Critical to the movement of wealthy patrons to this area of West Franklin Street was the construction of this elaborate house by tobacco magnate Lewis Ginter. Ginter was a northern entrepreneur who came to Richmond after the Civil War and, through real estate development, became one of the wealthiest men in Virginia.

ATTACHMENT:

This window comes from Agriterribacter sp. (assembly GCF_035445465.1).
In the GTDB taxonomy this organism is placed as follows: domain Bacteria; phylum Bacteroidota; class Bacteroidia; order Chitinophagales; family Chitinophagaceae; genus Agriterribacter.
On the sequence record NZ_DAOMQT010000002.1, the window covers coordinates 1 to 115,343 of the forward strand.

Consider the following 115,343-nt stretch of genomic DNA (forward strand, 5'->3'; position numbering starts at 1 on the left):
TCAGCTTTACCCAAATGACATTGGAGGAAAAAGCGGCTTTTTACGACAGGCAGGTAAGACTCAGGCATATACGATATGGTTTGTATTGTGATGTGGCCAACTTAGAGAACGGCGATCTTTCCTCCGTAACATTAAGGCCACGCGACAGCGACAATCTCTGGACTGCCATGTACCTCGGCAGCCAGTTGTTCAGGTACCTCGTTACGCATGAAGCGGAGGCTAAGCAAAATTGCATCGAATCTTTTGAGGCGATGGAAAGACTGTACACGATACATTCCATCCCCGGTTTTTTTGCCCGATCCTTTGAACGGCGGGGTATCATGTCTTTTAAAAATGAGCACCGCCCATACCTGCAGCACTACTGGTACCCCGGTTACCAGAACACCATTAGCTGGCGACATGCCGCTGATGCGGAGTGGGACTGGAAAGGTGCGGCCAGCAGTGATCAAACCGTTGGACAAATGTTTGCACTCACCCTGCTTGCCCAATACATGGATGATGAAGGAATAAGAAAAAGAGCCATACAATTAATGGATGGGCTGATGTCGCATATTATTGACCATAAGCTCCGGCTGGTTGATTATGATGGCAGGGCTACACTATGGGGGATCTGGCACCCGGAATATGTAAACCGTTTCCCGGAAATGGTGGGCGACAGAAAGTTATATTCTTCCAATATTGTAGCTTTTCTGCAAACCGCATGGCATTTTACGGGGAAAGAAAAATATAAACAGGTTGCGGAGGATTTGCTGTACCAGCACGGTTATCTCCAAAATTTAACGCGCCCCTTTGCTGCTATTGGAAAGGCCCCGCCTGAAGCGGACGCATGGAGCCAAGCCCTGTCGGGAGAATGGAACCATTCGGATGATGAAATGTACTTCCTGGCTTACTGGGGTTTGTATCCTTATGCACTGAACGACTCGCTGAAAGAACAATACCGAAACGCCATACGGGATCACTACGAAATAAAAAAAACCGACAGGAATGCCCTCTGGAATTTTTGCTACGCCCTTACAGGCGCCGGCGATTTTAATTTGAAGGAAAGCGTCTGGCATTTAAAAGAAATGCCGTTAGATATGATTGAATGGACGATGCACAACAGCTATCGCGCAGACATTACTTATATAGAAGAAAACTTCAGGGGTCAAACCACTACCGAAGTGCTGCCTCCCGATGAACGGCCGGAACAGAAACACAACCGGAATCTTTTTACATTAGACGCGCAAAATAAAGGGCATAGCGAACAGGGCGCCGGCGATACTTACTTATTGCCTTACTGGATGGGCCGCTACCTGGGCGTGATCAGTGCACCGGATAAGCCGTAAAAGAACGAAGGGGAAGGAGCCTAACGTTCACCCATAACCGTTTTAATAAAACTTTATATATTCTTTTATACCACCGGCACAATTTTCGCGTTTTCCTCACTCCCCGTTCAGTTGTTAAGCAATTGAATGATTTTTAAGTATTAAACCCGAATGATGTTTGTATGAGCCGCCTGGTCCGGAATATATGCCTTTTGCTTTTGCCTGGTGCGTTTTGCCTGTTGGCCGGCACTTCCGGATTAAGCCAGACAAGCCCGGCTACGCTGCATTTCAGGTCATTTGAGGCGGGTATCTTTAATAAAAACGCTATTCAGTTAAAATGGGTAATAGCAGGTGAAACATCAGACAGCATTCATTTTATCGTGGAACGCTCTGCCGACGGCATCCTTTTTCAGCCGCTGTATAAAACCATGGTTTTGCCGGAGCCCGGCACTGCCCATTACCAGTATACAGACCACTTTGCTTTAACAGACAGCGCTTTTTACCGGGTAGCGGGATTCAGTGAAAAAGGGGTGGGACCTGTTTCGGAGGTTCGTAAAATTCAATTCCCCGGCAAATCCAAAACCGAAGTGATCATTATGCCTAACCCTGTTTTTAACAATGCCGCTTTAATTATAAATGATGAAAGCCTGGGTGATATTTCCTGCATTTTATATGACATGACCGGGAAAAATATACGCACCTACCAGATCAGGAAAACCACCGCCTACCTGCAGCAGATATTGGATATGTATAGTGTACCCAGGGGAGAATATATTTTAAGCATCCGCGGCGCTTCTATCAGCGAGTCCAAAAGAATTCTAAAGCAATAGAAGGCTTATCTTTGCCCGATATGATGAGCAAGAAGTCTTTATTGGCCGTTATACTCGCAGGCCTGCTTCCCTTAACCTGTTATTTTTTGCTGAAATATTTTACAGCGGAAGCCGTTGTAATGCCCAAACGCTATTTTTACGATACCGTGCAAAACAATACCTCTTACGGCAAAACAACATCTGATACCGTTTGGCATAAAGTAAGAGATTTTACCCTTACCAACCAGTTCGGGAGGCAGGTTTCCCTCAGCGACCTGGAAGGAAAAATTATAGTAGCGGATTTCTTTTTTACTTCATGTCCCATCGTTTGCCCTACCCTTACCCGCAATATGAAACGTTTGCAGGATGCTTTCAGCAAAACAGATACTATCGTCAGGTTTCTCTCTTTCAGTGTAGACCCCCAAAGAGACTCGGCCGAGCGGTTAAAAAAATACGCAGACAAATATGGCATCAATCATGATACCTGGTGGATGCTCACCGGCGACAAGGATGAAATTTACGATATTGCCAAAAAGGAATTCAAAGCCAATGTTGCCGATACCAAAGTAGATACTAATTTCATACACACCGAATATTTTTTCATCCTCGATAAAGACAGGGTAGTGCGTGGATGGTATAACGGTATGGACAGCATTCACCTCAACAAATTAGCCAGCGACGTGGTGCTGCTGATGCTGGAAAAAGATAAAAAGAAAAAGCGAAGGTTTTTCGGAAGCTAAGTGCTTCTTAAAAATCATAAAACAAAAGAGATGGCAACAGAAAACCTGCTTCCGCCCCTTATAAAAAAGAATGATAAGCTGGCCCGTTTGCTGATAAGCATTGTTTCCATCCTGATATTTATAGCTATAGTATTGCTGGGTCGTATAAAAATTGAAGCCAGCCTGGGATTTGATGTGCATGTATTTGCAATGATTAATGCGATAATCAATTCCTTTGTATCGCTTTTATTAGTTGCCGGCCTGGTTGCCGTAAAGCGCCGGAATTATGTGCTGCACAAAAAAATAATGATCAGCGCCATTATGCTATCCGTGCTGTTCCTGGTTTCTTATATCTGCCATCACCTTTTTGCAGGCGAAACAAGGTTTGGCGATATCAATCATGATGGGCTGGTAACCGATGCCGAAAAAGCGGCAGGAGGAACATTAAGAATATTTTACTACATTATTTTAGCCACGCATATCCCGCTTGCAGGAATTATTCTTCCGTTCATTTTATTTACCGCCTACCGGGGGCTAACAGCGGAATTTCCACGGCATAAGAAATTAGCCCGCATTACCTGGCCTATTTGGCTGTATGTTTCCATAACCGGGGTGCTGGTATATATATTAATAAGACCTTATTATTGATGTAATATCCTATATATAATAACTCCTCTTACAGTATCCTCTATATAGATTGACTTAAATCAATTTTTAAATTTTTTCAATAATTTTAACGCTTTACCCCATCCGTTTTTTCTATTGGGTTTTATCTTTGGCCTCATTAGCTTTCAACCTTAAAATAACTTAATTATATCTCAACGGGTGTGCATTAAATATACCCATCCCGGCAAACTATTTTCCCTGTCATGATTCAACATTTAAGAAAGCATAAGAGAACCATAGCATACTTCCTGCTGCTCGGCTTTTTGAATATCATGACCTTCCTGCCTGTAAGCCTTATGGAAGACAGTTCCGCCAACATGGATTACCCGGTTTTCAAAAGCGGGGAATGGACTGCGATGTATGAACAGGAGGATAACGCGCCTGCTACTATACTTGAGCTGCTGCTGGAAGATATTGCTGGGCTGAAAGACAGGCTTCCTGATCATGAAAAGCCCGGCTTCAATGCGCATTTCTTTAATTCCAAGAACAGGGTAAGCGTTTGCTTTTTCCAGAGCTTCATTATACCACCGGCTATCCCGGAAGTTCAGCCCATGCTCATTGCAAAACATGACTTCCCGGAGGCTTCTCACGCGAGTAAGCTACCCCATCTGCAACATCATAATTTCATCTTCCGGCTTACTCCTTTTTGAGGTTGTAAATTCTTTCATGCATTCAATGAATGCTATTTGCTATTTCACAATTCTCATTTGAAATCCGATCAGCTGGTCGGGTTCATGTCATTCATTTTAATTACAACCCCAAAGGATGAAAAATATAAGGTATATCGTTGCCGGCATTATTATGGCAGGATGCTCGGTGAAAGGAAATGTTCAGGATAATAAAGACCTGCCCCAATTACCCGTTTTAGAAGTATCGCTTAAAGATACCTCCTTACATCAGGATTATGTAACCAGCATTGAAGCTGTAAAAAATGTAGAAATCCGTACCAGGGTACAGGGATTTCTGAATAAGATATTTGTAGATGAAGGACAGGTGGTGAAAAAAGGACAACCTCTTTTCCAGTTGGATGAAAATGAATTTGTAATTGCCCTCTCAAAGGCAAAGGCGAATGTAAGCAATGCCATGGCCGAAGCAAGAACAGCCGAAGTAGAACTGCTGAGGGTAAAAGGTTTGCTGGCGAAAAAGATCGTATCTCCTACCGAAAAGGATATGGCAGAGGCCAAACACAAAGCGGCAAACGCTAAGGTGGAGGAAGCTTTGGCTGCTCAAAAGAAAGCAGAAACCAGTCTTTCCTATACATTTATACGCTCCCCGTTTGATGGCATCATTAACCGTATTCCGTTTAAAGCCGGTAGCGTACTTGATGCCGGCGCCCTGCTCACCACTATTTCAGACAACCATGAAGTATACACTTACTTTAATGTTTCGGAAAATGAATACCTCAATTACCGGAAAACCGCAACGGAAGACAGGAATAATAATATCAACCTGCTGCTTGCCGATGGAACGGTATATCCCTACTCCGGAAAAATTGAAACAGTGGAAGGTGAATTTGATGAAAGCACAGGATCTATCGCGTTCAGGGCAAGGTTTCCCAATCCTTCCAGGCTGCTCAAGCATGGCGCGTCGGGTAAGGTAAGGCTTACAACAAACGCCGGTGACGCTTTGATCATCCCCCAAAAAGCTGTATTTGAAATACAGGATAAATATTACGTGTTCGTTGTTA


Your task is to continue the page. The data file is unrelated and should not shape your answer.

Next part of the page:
The opulent Jefferson Hotel was one of his projects. His investment in this richly appointed home demonstrates both the exclusive character of this neighborhood and Ginter's boundless enthusiasm for his adopted hometown. The house set the standard for the neighborhood, and evidence suggests that it was the most expensive home built in the state until that time. From the rough-finished brownstone base to the Spanish tile roof, Washington architect Harvey L. Page spared no expense in carrying out this important commission, with a result described in 1892 as “free and imposing in its architecture.” There are distinctively Richardsonian influences in the dark brownstone and brick used in the construction, as well as in the round arch at the carriage entrance on the east side of the house. A handsomely detailed porch decorates the front of the building between the square and polygonal bays. Remarkably, much of the lavish original decoration of the house still exists, despite its use for university offices for more than sixty years.